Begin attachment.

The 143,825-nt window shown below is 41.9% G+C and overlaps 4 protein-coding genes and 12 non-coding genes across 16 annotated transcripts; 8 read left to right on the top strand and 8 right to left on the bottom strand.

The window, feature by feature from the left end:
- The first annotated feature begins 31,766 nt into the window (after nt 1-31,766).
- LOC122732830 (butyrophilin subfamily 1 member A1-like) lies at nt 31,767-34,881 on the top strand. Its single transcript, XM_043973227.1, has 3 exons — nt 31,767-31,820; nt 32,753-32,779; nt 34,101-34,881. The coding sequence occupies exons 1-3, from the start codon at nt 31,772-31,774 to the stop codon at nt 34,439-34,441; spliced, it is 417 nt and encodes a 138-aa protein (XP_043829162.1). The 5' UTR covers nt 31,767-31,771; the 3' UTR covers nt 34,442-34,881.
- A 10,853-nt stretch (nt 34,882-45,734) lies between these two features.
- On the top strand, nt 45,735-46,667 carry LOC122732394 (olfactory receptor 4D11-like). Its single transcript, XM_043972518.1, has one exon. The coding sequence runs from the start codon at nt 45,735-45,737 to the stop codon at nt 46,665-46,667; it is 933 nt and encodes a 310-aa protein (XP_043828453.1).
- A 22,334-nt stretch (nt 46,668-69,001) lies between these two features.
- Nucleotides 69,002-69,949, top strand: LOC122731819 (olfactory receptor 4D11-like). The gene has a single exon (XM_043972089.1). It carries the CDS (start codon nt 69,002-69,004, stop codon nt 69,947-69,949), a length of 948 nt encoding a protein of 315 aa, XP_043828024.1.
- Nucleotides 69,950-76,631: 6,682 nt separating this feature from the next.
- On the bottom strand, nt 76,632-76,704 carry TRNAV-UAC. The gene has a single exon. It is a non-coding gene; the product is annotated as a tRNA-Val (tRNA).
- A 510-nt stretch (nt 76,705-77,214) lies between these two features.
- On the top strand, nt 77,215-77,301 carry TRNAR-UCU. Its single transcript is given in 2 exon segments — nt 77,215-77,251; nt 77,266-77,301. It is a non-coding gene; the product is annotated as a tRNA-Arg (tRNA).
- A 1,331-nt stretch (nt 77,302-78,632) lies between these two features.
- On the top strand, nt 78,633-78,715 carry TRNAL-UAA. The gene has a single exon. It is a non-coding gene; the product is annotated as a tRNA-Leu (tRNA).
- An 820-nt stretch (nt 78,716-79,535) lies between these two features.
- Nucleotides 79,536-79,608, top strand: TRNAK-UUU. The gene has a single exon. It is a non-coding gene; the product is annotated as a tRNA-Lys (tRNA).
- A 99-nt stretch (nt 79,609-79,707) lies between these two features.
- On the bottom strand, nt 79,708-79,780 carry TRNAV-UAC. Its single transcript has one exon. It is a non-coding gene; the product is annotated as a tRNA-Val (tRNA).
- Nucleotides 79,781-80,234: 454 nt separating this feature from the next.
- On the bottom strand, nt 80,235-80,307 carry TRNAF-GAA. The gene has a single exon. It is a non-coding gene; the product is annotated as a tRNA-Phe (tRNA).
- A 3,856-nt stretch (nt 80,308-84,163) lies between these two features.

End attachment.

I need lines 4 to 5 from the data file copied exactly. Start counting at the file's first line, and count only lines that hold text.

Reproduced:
- LOC122732830 (butyrophilin subfamily 1 member A1-like) lies at nt 31,767-34,881 on the top strand. Its single transcript, XM_043973227.1, has 3 exons — nt 31,767-31,820; nt 32,753-32,779; nt 34,101-34,881. The coding sequence occupies exons 1-3, from the start codon at nt 31,772-31,774 to the stop codon at nt 34,439-34,441; spliced, it is 417 nt and encodes a 138-aa protein (XP_043829162.1). The 5' UTR covers nt 31,767-31,771; the 3' UTR covers nt 34,442-34,881.
- A 10,853-nt stretch (nt 34,882-45,734) lies between these two features.